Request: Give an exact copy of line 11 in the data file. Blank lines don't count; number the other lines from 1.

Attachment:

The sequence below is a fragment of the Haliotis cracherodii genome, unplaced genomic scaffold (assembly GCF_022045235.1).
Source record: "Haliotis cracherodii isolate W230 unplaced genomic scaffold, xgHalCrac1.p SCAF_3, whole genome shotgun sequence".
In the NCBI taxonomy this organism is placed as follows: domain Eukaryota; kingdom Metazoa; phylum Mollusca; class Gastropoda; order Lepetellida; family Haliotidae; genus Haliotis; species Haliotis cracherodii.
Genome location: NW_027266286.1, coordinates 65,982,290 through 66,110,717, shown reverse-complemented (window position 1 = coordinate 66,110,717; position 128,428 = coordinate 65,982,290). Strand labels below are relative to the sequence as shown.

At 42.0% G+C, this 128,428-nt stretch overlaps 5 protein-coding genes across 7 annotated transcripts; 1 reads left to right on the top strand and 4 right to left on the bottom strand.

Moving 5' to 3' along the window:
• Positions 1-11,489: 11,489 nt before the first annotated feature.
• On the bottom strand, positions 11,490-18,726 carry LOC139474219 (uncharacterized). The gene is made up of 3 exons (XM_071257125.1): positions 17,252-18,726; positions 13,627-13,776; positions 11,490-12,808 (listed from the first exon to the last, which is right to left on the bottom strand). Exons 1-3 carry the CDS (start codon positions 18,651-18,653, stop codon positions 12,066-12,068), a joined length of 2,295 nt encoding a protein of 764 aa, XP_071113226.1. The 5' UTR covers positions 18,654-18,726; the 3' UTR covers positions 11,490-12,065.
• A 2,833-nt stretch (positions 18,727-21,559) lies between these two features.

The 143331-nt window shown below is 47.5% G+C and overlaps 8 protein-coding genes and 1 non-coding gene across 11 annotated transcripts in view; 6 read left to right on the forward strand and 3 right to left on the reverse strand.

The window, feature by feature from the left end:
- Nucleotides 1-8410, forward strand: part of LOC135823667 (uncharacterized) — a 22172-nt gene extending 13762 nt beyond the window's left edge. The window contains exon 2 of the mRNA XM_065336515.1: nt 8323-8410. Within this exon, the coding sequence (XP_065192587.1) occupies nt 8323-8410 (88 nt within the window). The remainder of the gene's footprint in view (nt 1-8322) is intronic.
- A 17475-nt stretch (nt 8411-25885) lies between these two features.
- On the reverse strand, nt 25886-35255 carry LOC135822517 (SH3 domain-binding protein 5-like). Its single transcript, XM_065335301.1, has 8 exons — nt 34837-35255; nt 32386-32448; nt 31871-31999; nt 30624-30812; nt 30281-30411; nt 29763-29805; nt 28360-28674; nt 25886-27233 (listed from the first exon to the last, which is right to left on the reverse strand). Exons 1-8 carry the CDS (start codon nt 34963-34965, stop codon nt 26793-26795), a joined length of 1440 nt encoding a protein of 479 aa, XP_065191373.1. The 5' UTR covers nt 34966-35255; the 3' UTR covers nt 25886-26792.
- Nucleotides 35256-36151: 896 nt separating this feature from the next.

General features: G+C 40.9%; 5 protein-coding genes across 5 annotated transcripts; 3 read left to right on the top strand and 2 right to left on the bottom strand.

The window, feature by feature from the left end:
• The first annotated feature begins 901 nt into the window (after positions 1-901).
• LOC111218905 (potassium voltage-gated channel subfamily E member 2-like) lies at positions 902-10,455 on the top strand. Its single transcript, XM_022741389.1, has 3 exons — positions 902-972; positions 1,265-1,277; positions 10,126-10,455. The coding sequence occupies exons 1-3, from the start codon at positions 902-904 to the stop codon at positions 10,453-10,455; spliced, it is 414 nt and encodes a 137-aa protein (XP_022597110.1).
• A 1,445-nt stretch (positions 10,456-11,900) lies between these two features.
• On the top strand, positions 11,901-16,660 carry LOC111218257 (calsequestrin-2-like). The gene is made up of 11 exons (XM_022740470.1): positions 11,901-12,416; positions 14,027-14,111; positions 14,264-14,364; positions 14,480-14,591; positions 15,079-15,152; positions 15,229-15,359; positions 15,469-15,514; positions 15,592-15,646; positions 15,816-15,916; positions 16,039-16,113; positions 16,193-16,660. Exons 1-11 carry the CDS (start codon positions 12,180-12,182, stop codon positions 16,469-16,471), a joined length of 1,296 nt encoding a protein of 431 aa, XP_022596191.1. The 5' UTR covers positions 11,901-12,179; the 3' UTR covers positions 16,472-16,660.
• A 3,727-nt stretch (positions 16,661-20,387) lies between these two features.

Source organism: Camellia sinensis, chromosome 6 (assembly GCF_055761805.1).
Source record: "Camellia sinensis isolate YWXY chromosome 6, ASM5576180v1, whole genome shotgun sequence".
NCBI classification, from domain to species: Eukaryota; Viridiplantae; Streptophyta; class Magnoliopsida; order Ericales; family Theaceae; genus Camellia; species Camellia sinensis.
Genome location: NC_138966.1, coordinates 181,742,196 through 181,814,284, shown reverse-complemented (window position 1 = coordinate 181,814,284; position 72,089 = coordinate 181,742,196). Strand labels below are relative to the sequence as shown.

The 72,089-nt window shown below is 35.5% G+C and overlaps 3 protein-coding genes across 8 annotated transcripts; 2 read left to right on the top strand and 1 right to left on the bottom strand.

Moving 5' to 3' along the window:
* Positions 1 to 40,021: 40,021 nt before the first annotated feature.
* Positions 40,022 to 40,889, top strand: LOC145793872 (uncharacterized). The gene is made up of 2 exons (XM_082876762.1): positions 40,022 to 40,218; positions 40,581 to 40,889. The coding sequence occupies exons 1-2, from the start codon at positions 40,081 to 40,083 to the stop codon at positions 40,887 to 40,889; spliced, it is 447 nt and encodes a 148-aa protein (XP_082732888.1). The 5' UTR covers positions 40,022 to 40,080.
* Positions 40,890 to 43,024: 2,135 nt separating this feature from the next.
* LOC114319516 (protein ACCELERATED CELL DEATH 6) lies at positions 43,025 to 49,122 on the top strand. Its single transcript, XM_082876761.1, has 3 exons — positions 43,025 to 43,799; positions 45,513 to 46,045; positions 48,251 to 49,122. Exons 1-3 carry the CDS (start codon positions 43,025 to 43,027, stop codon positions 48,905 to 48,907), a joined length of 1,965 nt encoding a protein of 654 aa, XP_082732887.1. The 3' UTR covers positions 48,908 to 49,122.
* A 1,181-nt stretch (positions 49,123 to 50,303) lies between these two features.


The window, feature by feature from the left end: